Binary:Taught the art of conversing - wow! I remember something similar. Once there were some visitors to the house and we served them juice. There was a small kid who had come with them which must have seen a cat go by and said "pooney". So the mother said' pooney aunty aathle paalellam kudicuttu poiduthu". Later my mom was fuming. Apparently it was a hit at the fact that we did not serve them coffee!
    So many layers in a simple sentence!!

  12. 'Rathna Shurukkaama Sollitel Pongo';-)

  13. Laksh Says:

    Abinaya beat me to it but I was about to say the same thing. Growing up surrounded by Thanjavur kaaras I can see it in many things I say too. :)

  14. Imagination Says:

    ROFL at "Digitalkaara" :)

  15. Zoozoo Says:

    Hey... Thanjavurkara...

    U must come and meet the folks at kanyamari(kanyakumari)and naroil(nagercoil) to get a flavour of their sense of humour.

    The land where it is thengaarachakozhumbu and vengayasambar and not viceversa..

  16. Praveen Says:

    I have a tough time understanding the Palakkad Tamil. The Tanjavur- no way I would understand. Same Blore boy here.

    I have observed in a few places that the Madras-Palakkad and Tanjavur people don't get along with the rituals and such. One Tanjavur family friend had a tough time adjusting in a Palakkad household after marriage.

    The digitalkaaras are unified that way.
    A colleague's sister hardly smiles, but if you text her, an emoticon is sure to follow.

  17. :-)
    Reality. What to do?
    Liked Divyam!


  18. Vishnu Says:

    Very true!!

    My mother tongue is telugu and I at times feel ashamed when my girl friend who is also a girl from A.P uses English as the primary medium of communication. I tried to tell her not to do that but she insists on the point that she is more comfortable in speaking English.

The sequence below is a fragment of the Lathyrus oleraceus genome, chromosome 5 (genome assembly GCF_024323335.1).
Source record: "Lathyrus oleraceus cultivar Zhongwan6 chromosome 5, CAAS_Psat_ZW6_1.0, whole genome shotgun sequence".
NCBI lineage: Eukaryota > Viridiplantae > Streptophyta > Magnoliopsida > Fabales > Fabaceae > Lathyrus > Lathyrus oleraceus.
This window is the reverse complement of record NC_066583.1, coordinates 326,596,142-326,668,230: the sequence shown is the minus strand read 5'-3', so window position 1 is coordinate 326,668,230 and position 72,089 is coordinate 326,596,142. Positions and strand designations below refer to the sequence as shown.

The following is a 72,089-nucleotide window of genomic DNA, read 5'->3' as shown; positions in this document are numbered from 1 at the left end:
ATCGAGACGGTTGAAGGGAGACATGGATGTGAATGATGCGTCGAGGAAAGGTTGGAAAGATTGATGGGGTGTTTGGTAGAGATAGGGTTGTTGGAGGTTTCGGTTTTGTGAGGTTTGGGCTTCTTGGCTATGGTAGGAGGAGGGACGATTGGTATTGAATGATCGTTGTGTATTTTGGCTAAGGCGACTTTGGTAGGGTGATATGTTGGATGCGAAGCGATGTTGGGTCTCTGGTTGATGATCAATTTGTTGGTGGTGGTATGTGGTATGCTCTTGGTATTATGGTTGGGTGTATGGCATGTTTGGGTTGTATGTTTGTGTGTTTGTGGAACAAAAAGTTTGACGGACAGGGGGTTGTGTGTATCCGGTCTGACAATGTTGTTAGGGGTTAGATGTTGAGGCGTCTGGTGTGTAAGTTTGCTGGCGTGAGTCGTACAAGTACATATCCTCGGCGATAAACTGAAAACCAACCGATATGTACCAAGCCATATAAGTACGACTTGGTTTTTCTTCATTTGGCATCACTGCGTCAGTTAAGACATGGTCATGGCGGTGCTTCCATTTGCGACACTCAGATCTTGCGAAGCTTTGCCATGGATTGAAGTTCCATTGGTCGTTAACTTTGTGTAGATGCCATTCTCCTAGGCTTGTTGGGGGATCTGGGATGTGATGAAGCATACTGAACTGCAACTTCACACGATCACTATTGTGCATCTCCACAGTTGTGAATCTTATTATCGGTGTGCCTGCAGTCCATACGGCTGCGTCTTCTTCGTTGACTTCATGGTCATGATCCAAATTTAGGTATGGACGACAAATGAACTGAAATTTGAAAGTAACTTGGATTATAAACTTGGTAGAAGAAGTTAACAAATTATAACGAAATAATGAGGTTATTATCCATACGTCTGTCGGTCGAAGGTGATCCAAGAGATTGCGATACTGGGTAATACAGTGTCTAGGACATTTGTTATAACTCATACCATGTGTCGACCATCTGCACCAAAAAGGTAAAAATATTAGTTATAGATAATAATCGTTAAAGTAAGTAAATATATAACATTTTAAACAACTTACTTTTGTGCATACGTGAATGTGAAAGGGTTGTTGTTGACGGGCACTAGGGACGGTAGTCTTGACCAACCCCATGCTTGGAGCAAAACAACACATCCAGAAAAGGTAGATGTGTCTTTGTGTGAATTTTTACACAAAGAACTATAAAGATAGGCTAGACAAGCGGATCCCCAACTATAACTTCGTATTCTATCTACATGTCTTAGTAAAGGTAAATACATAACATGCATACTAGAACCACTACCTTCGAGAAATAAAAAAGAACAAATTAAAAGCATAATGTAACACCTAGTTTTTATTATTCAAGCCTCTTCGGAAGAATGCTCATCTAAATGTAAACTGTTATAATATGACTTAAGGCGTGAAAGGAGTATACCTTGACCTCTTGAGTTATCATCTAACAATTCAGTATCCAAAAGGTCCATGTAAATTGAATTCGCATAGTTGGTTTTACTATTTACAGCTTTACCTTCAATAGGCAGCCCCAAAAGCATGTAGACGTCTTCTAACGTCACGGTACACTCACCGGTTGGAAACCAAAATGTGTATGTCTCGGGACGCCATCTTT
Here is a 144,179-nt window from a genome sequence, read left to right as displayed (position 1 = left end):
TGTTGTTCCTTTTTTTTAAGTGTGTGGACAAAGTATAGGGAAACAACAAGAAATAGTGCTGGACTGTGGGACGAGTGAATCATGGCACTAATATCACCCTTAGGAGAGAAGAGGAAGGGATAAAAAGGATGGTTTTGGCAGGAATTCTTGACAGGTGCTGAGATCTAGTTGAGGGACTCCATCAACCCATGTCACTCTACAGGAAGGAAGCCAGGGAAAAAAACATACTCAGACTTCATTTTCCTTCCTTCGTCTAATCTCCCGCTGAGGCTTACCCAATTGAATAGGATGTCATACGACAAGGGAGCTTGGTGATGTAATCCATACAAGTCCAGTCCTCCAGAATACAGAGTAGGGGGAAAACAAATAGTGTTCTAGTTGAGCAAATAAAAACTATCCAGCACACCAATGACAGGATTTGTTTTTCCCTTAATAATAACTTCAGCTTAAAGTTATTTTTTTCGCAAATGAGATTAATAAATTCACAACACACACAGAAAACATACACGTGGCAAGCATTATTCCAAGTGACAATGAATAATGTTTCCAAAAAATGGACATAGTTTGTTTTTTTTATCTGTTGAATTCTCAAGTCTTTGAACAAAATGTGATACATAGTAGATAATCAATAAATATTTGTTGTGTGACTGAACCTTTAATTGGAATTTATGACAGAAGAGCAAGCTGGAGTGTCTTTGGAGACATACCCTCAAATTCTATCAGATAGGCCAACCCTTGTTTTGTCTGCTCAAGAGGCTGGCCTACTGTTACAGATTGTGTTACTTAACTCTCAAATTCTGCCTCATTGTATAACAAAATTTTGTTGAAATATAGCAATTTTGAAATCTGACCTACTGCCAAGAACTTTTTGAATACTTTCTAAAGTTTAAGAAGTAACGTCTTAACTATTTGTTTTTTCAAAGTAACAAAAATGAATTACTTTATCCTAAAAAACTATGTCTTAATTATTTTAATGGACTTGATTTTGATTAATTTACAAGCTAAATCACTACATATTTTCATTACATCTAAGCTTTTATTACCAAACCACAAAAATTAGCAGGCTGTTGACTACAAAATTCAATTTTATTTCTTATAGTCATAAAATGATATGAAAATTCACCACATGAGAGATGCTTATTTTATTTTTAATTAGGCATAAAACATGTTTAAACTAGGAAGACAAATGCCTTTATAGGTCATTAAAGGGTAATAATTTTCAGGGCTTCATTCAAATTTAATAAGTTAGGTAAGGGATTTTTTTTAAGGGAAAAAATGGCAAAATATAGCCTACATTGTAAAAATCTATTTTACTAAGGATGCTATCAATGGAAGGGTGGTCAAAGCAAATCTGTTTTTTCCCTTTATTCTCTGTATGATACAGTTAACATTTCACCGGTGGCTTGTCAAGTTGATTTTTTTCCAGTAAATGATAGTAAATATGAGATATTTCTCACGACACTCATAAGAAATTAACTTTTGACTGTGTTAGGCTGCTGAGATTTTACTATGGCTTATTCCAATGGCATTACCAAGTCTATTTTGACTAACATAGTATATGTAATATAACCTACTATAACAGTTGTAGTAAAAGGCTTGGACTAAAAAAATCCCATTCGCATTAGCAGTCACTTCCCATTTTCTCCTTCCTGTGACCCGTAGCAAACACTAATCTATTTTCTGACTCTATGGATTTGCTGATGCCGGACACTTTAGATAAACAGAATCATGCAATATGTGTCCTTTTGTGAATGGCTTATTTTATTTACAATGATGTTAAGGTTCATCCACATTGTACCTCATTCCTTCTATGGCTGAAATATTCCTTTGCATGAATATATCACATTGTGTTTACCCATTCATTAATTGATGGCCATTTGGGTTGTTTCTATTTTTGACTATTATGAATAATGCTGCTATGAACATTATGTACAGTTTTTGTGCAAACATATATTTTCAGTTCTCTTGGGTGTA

I doubt if my children would ever communicate with me in Telugu when they grow up in this competitive world.

  19. hijabiamma Says:

    Obviously I cannot comment on your witty comments, except that I understood all of them, and where I am from we do the same thing... and to state something outright, such as asking for something to drink in a guests house is a huge no no because it implies in a very harsh way that the host was inadequate. There have been many times when I go to someone's house and feel uncomfortable now that I'm not in the South, because when people say things they no longer that double meaning I grew up with. Great post, I enjoyed reading it, and agree with you completely about the text messaging and IMs.

  20. dipali Says:

    Very interesting!

  21. B o o Says:

    Loved this post, Usha. The husband once wondered how I can say "pramaadham" in so many variations!! LOL! Romba pramaadhamaana post! :D *says it with the kumbakonam kusumbu*

  22. This was too good Usha !! On the way to attend a wedding at Kumbakonam this weekend ...will look out for these "quotable quotes" as there are lot of old members still around :-)

  23. Anonymous Says:

    Is there a simple test to identify the THANJAVURKARAR? As an old Thanjavurkaran who left Thanjavur (towards North India) for good almost sixty years ago I give a litmus test for it.ASk him the numerals in Tamil after seventy five o or so, when he comes to say EMPLATHU know him to be fromthat special species. If he said empathu he is from outside that area or a camaflage artist, too.
    R. Rangachari

  24. S.V. Says:

    Well said Usha...

    the generation change is so scary....sometimes you wonder how it seems that things were always better before...

  25. Usha, that R.Rangachari, is my periappa :-). I loved this post so much that I forwarded it to my father and his brothers who are all ...guess what ?! Yes ..Thanjavurkara :-). So that is a comment from a true blue Tanjorean !!!